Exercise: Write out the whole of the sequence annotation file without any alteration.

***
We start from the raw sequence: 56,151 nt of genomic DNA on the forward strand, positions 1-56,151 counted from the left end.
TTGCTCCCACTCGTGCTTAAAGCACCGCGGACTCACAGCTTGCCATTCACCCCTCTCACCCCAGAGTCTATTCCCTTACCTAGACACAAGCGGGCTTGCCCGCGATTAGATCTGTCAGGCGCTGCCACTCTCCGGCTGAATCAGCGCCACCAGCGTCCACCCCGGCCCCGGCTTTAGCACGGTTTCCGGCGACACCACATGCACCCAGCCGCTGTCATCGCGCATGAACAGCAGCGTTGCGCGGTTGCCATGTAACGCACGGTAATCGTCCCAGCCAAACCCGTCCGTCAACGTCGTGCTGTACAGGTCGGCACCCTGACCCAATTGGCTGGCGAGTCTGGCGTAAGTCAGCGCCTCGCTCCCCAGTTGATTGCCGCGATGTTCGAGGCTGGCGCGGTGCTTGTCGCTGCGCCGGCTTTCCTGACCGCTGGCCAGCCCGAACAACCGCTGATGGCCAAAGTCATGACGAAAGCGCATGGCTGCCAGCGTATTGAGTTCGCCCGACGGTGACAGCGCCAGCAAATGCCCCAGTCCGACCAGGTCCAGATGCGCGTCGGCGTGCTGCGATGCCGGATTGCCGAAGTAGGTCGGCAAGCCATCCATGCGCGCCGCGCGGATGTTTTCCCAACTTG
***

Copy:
We start from the raw sequence: 56,151 nt of genomic DNA on the forward strand, positions 1-56,151 counted from the left end.
TTGCTCCCACTCGTGCTTAAAGCACCGCGGACTCACAGCTTGCCATTCACCCCTCTCACCCCAGAGTCTATTCCCTTACCTAGACACAAGCGGGCTTGCCCGCGATTAGATCTGTCAGGCGCTGCCACTCTCCGGCTGAATCAGCGCCACCAGCGTCCACCCCGGCCCCGGCTTTAGCACGGTTTCCGGCGACACCACATGCACCCAGCCGCTGTCATCGCGCATGAACAGCAGCGTTGCGCGGTTGCCATGTAACGCACGGTAATCGTCCCAGCCAAACCCGTCCGTCAACGTCGTGCTGTACAGGTCGGCACCCTGACCCAATTGGCTGGCGAGTCTGGCGTAAGTCAGCGCCTCGCTCCCCAGTTGATTGCCGCGATGTTCGAGGCTGGCGCGGTGCTTGTCGCTGCGCCGGCTTTCCTGACCGCTGGCCAGCCCGAACAACCGCTGATGGCCAAAGTCATGACGAAAGCGCATGGCTGCCAGCGTATTGAGTTCGCCCGACGGTGACAGCGCCAGCAAATGCCCCAGTCCGACCAGGTCCAGATGCGCGTCGGCGTGCTGCGATGCCGGATTGCCGAAGTAGGTCGGCAAGCCATCCATGCGCGCCGCGCGGATGTTTTCCCAACTTG